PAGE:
a light hand there will not be much blending of
the shadows and the clot color.
you continue to work the edges of the shadow with
the medium red by circling lightly around th edges,
you'll see the medium red start to push the darker
red down further into your paper, leaving more
of the medium red. Look at the back of your paper.
You'll probably see the bright red bleeding to
the back far more than you could after step 2.
Add some highlights to the shirt in areas that
will get the most light, like the shoulders and
tops of the folds. Compare to step 2 and see how
much more texture and dimension you see in his
Spider OY848 (from Skin Tones Set) & Blender
is a fun and easy step. Color your spider using
a dark brown and then dot the blender to remove
dots of color. This mottling gives the effect
of a fuzzy texture. We'll use this next to make
pants have the texture of denim.
Jeans B707 (from Blue Set), CG895 (from Cool
Gray Set) & Blender Pen
the pants blue. Right now they're just pants.
To make denim, use your blender pen to add lighter
dots to the entire blue area, concentrating just
slightly more on areas that will be lightest.
how I used the dark red first on the shirt. I
could have done that here on the pants but I don't
have a darker blue. I'm going to cheat to make
the shadows on the jeans. Using the cool gray
I drew in the shadows. It simply needs to be a
slightly darker color gray than the blue I used.
Well that doesn't look very natural, so I'll
need to go back over the gray with the same blue
I originally colored with. Oh yes, much better
but it's still not blending as well I'd like.
use the blender pen one more time to dot the edge
of the shadow, but not adding any more blending
outside the shadow.
Note about color codes:
I was talking with a Copic instructor the other
day and she felt stampers really rely too heavily
on the numbering systems and said that when she
tries to teach classes on Copics some of the students
get so fascinated about the numbering to the point
that she has troubles getting the basic concepts
across. Other teachers feel the number system
is key to understanding how to shade and blend
colors. My opinion is that the numbers really
help as guidelines, especially, for us mathy logical
sorts but a basic understanding of blending and
shading will allow you to find the solutions outside
the number box. Also strict adherence to guidelines
can damper creativity. In a later tutorial Di
Davies will demonstrate some fascinating color
choices that can't be found in any rulebooks.
For this reason please do not consider any numbering
"rules". Rules suck anyway. Guidelines
or suggestions are awesome. If you never want
to learn the number system at all, don't. You
might want to study color theory instead.
Shading guideline: To find a good shadow for
a color, say Marvy R815 or Copic R14 for instance,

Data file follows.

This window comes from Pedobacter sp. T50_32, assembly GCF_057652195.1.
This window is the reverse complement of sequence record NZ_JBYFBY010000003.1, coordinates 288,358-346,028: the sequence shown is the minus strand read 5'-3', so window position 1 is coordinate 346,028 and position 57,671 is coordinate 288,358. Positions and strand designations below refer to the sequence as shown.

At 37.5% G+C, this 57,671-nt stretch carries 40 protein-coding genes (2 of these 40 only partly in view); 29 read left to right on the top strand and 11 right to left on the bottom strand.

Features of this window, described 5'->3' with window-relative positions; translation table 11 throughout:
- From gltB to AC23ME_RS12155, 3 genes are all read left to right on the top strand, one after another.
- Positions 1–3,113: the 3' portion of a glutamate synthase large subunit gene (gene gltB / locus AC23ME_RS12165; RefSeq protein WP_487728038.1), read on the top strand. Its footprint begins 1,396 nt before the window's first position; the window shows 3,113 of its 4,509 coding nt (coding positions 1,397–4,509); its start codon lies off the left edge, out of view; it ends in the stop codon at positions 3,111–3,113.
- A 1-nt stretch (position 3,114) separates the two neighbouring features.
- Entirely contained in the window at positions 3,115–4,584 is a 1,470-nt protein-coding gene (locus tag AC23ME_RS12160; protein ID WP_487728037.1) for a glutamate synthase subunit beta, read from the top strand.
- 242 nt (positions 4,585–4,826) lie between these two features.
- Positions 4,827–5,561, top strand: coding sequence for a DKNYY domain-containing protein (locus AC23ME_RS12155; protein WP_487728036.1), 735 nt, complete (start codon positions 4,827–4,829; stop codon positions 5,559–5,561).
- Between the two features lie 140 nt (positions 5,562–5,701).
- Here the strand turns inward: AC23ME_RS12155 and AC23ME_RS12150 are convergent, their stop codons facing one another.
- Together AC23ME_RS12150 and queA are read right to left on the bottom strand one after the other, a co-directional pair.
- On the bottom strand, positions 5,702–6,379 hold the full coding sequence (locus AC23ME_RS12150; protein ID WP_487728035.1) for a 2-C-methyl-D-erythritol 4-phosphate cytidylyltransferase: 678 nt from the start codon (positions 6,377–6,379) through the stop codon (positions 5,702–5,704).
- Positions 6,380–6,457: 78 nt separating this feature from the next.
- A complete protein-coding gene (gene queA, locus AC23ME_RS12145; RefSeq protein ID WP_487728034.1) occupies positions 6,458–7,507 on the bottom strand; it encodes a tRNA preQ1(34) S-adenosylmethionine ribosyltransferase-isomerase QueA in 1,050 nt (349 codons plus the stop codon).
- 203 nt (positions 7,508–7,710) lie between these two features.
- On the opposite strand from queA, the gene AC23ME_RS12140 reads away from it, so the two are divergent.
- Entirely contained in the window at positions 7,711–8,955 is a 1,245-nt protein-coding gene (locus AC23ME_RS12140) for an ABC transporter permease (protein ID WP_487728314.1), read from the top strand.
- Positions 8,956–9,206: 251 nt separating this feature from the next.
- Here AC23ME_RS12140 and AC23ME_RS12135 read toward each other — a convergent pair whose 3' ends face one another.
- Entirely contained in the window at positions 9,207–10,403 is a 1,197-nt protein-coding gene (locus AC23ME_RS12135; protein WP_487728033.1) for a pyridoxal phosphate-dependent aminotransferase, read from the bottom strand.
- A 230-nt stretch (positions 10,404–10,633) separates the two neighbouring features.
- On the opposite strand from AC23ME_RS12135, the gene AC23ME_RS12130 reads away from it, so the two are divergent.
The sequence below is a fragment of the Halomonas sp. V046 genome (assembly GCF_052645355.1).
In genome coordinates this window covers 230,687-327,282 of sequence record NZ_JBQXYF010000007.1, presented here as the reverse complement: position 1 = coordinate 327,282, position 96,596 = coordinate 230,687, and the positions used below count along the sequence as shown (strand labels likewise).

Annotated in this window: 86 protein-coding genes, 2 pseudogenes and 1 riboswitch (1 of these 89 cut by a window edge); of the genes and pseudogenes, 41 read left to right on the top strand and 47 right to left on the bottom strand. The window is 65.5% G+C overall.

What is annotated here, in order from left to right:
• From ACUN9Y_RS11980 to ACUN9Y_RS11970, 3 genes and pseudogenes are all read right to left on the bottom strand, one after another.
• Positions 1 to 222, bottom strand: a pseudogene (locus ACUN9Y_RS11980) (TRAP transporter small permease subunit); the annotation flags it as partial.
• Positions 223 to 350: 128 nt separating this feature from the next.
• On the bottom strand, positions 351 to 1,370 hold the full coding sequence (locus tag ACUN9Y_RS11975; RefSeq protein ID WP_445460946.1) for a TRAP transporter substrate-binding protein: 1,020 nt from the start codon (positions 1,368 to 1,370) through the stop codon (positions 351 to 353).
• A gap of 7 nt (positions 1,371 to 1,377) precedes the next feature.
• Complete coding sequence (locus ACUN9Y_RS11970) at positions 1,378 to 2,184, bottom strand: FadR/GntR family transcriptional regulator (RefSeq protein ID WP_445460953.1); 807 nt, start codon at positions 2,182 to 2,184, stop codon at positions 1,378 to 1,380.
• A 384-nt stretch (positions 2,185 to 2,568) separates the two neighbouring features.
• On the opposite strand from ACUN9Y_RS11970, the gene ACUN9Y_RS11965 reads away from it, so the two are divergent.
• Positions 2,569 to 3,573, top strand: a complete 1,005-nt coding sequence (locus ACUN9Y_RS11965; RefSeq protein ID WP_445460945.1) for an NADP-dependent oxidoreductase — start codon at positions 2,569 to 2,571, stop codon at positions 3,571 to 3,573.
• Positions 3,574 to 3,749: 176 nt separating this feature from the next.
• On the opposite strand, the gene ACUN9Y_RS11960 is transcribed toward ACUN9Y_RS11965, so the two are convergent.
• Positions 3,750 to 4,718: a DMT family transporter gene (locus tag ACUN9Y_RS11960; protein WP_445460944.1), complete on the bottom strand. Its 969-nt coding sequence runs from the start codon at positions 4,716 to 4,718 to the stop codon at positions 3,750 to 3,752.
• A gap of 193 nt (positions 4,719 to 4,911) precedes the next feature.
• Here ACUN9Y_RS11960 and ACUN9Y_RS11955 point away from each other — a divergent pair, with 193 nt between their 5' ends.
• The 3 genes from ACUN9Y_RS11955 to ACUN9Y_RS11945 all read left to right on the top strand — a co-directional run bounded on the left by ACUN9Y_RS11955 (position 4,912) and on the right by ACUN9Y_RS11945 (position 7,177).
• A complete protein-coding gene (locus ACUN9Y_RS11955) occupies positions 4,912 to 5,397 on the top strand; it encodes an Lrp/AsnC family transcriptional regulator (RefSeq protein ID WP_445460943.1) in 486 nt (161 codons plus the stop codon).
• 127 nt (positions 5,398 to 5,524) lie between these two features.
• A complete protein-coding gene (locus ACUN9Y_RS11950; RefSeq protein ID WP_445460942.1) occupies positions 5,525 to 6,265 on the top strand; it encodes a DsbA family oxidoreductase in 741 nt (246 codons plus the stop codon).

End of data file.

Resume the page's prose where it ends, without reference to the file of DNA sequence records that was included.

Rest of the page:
a good shadow would be Marvy R817 or Copic R17.
In both systems the last number is darkness and
the second to last is an immediate color class.
A class of colors has the same hue (color) and
the same value (saturation). There are differences
between the two about how the families are grouped
and I will soon provide more details if you're
Okay Cheat: Copic R17 doesn't have a darker shade
in that color classification, but R08, which is
slightly more saturated will work especially if
you add a light-medium gray underneath.
For more information on the number systems and
how to choose shaders and blenders, view this
and Marvy Le Plume Permanent Basics
Shoes E858 (from Maroon Set), OY848 OR827 OR823
(from Skin Tones Set)
the upper part of the shoe with a medium brown
(OR827), leaving a blank area to become the highlight
on the toes.
Color the soles with the darkest brown (OY848)
and add a shadow at the base of the upper part
of the shoe with a medium-dark brown (OR828).
the shadow a bit by dotting in some E858 just
above the sole and blending it in with the OR827.
At this point the bright, clean lined highlight
should give the effect of a shiny shoe but the
subtle shadowing contradicts that texture so we
can soften the highlight by adding a tan color
(OR823) around the edge of the highlight.
Note about Surface Smoothness:
Glossy surfaces like clean, straight hair, plastic,
and patent leather generally have crisp, defined
highlights and shadows. Softer textures like unoily
skin, cotton and suede need more blended shadows
and highlights to reveal their texture. Other
things affect highlights and shadows like number
and type of lighting sources and object shape,
but I'll cover that in a later tutorial.
Mixing Color on Slingshot AG873, AG871 (Ash
Gray Set), OR827, OR823 (Skin Tone Set)
is just a little trick for expanding your colors.
I only use the three browns that we just used
on the shoes, but the slingshot is right next
to them and I don't want it to completely blend
in so I colored the slightshot wood with a medium
gray and the rubber band with a light gray before
adding the browns.
By coloring over the medium gray with a medium
brown and the light gray with a medium tan I have
different colors. Remember whichever color you
add last will be predominant so if I wanted it
more gray I would color the brown first and then
some light blue around the pupils of the eye,
some light gray dots in the whites of the eye
to soften the white and some light yellow to some
of the teeth Add some dark brown lines to the
Use the blender pen to lift off and blend the
gray dots in the eyes, the yellow on the teeth
and soften the shadows on the face.